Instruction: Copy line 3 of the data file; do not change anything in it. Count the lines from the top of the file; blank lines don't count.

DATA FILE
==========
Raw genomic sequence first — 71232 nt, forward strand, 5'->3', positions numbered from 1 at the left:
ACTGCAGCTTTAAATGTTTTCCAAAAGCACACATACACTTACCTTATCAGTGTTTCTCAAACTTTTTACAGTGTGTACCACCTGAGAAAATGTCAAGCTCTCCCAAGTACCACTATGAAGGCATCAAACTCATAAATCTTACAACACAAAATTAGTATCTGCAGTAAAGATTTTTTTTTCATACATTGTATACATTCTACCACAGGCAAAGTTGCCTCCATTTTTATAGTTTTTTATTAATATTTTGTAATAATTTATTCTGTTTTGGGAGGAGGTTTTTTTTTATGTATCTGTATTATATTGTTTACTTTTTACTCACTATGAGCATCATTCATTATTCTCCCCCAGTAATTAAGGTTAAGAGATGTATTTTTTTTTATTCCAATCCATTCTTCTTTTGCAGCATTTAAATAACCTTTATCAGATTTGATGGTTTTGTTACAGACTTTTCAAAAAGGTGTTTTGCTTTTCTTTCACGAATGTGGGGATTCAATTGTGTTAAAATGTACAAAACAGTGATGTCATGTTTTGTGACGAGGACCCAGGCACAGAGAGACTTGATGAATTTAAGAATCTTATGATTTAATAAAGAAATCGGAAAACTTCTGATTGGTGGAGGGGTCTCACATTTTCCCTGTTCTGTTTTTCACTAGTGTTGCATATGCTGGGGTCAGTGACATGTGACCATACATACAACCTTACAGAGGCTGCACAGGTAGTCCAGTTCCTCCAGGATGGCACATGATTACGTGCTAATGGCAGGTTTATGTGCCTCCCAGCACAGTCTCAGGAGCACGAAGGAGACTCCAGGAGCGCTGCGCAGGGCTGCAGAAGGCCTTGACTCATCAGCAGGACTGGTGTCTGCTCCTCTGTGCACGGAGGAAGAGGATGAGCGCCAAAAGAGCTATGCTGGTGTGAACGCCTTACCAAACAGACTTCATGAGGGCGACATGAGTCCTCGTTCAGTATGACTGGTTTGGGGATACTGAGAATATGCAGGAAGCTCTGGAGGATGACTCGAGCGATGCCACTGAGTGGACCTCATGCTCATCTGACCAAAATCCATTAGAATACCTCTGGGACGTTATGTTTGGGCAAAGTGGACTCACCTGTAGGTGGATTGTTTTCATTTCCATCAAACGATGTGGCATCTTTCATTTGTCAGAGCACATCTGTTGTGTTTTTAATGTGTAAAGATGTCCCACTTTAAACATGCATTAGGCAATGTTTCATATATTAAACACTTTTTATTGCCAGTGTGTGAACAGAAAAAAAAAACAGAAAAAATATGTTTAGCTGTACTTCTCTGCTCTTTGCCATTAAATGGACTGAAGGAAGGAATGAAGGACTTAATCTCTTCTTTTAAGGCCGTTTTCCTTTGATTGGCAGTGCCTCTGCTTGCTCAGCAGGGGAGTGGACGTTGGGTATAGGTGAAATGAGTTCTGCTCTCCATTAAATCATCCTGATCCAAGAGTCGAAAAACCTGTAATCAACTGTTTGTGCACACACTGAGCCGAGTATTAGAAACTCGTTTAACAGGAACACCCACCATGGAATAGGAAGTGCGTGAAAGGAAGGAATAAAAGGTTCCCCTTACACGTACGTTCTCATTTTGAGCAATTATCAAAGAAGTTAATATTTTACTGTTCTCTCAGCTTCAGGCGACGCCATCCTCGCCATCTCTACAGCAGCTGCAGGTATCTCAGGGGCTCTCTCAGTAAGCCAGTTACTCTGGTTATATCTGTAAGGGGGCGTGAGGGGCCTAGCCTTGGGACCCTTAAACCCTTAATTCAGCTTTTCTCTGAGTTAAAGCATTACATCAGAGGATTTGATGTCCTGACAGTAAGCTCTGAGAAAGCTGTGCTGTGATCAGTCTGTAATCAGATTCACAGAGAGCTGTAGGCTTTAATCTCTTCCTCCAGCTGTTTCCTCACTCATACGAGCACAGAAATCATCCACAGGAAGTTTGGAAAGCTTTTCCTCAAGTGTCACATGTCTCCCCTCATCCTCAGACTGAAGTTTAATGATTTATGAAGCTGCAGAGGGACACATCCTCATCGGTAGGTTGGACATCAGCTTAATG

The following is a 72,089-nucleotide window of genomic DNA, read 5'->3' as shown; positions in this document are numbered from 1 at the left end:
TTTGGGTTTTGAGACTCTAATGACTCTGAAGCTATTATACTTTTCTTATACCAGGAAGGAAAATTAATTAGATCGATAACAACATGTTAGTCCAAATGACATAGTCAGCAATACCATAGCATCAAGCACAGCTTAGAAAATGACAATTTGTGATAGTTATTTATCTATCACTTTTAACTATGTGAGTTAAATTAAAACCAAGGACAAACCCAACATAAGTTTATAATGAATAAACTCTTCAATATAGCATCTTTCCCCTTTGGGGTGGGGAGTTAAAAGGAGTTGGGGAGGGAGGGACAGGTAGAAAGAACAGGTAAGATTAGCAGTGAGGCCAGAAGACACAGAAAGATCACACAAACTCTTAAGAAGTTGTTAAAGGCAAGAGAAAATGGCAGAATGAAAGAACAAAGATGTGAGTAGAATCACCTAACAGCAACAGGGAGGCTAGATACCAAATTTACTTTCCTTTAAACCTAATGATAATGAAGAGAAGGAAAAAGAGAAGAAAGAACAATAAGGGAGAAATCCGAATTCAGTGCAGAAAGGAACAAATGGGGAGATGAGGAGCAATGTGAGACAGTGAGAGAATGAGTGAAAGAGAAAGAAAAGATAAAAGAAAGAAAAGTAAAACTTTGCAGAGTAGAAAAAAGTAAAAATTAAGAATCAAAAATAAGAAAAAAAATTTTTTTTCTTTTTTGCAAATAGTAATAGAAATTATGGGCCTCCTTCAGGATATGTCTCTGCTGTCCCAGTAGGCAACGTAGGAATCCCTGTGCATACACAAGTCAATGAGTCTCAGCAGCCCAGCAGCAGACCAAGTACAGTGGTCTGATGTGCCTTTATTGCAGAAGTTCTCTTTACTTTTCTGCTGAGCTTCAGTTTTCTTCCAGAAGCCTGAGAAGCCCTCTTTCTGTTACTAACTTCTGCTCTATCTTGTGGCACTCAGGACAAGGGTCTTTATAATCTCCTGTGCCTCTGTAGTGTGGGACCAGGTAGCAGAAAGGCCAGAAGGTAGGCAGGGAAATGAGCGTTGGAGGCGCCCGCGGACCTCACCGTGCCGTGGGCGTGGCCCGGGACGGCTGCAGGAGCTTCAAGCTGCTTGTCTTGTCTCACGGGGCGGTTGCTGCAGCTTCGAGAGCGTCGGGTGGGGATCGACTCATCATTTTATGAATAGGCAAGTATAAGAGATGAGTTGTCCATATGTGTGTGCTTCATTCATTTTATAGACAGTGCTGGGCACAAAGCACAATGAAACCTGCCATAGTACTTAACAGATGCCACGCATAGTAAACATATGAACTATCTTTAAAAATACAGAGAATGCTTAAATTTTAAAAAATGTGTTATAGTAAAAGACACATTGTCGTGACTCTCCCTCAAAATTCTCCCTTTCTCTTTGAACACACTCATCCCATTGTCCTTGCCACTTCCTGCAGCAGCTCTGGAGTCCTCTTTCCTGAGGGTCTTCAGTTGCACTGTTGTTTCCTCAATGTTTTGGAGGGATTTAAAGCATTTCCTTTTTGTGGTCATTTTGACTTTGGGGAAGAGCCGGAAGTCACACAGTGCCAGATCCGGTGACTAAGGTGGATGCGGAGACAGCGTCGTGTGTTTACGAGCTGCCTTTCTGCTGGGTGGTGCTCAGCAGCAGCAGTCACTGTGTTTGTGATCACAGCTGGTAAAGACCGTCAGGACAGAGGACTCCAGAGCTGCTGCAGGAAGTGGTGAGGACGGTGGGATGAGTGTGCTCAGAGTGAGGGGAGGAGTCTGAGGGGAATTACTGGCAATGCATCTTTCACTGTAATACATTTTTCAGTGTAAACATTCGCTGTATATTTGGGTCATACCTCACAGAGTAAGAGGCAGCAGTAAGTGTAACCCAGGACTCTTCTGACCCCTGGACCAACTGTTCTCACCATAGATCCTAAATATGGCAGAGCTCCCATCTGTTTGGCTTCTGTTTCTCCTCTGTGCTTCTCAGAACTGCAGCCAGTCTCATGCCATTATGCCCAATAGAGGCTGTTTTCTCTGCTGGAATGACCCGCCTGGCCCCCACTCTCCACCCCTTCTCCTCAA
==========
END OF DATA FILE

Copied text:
The following is a 72,089-nucleotide window of genomic DNA, read 5'->3' as shown; positions in this document are numbered from 1 at the left end: